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My next session at ALA was titled, Making Information Literacy Instruction Meaningful through Creativity. A team of three speakers, Randy Hensley from Baruch College, City University of New York, Beth Woodard from University of Illinois at Urbana-Champaign and Dane Ward from Illinois State University took turns introducing elements which they felt impacted learning and facilitated creativity. A couple of their suggestions were:
Wonder – Try to engage the listener’s imagination. Randy Hensley advised to “start in an unusual place.” He illustrated this point by beginning this segment with a song (he CAN sing).
Empathy – Listen closely to who the listener is. It was suggested that teaching research should start with a class on Google because that’s what students use and then enhance the knowledge they already have.
Monday morning I attended, Copyright and Digital Media in a Web 2.0 World, with Dr. Rebecca Butler from Northern Illinois University. This session was packed with people looking for copyright guidance. Some of us sat on the floor and others stood. Dr. Butler suggested that copyright is the “convergence between law and ethics.” Her favorite phrase in answering copyright questions is, “it depends.” She talked about the vagaries of copyright law but used flow charts which were VERY helpful in mapping the options available for different scenarios. Dr. Butler answered many questions. Her insight and patience made for an appreciative audience. Her book, Copyright for Teachers and Librarians, is in our reference collection.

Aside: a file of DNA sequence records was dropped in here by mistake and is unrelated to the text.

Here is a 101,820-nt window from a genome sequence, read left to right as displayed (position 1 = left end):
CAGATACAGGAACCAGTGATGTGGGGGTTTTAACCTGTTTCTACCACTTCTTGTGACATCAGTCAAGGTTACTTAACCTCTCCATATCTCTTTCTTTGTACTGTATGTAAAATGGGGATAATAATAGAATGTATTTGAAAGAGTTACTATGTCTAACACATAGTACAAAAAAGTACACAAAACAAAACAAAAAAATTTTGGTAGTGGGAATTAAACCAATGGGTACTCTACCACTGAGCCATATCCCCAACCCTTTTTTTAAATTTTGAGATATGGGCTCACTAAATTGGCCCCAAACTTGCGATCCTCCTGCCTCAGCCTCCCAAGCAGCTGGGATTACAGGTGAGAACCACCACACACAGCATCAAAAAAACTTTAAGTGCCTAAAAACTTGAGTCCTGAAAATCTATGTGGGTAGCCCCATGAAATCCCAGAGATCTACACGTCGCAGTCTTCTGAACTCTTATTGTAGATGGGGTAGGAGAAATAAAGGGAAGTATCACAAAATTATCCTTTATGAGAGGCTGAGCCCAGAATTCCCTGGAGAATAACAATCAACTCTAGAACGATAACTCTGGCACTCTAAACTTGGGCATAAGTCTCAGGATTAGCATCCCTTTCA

Monday afternoon I headed out with Susan, Mary Beth, Molly and Carolyn on the bike tour of New Orleans. Despite the thunder, lightning and rain, it was a great tour! Later that afternoon, Mary Beth and I headed home and again had the cooperation of the weather and automobiles until we got to North Carolina where we were greeted by a downpour. All in all it was a great adventure and a great conference.